This screen was displayed in the middle of a File Transfer Protocol download from the eddie.mit.edu FTP site. The file C&H-TC.ZIP is being downloaded.

The screen below displays a page from an article in the German magazine Der Spiegel (at http://www.spiegel .de). This page shows that the fonts that come with HV also include foreign characters. Graphics mode and Latin-1 fonts ensure that HV can correctly display pages in German, French, Swedish, etc. an important point, especially for HP OmniGo 700LX users.

WWW/LX limitations

A few weeks ago, many people would not have thought that a Palmtop Web browser was at all possible certainly not one that could fit on the C drive of a 100/ 200LX and run from System Manager. But as nice as it is to have a Palmtop Web browser, one needs to keep things in perspective when comparing the performance of WWW/LX with the latest desktop Web browsers. Current desktop computers are more powerful than the Palmtop and can run the latest versions of Netscape and MS Internet Explorer that have features not available with WWW/LX.

"Tips and Tricks" section of Shier Systems Web site, displaying a graphics abd text in one screen.

Page from the German magazine Der Spiegel, showing how WWW/LX displays non-English language characters.

For example, WWW/LX cannot do: Java, JavaScript, Netscape plug-ins, ActiveX, VBScript, Specific-specific extensions like FRAMEs, etc. WWW/LX cannot display .JPG graphics (although they can be displayed with an external graphics viewer). Finally, HV can display tables, but uses a fixed layout to display them. If a Website uses tables for laying out instead of using them for tabular data display, switch tables off in HV. The data will still be displayed, but will not be formatted as nicely.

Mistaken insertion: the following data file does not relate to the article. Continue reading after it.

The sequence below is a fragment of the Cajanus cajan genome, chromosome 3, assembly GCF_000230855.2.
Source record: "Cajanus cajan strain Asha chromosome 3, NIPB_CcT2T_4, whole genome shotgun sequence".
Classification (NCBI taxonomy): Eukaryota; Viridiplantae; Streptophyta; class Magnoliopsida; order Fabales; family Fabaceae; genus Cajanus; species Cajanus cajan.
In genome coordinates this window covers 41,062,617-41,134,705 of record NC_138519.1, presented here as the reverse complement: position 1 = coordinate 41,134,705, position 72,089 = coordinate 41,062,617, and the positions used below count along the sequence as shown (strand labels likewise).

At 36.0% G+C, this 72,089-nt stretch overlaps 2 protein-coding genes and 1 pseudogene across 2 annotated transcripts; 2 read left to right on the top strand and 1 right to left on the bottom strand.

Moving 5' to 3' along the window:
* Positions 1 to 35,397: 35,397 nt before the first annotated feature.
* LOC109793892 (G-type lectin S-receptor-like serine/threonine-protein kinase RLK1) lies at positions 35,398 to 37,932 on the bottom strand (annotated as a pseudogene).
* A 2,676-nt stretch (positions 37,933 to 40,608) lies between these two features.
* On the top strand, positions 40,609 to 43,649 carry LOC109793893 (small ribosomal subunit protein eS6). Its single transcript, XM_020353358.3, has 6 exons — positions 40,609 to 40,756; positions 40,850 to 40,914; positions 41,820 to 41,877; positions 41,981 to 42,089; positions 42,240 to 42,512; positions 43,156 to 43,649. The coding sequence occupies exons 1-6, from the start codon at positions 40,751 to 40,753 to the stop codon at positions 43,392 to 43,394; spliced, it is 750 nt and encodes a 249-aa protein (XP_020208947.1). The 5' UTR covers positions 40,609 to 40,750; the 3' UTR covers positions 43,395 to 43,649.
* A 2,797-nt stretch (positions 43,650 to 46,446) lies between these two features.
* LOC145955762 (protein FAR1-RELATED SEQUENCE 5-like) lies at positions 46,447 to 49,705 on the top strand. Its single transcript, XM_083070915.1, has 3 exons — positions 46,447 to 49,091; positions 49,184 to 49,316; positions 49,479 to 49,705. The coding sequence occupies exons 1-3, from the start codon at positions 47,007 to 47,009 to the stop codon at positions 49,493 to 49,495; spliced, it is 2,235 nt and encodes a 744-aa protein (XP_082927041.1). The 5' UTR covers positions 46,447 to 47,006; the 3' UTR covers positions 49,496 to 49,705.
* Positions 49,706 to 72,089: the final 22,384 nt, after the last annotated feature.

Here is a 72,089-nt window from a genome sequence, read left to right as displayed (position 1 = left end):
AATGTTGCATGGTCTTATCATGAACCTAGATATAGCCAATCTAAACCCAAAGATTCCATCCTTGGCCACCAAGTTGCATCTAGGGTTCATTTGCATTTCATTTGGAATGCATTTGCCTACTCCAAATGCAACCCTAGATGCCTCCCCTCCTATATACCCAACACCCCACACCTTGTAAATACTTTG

These are relatively new developments that are usually specific to the two competing big players: Netscape and Internet Explorer. These programs also require a 32 bit and/or Windows 95 or NT platform, a fast CPU, and lots of memory. It is not clear which of these desktop Web browsers will become the standard the battle continues to rage.

Future directions

WWW/LX is more than the low-level work-horse or a Palmtop Web browser. It's a full-fledged Internet interface with assorted powerful application support.

A lot more interesting Internet-based applications are currently in beta testing, under development, or being considered for development. Imagine connecting to a UNIX host computer with TELNET, sending and receiving Internet e-mail, and reading Internet newsgroups all on the HP Palmtop, using an application with the same friendly interface the built-in applications have. The basis for all this is already there, in WWW/LX. And best of all, you decide which of these applications interests you. If you don't need one of these applications, there's no need to use up memory or disk space for it just don't install it.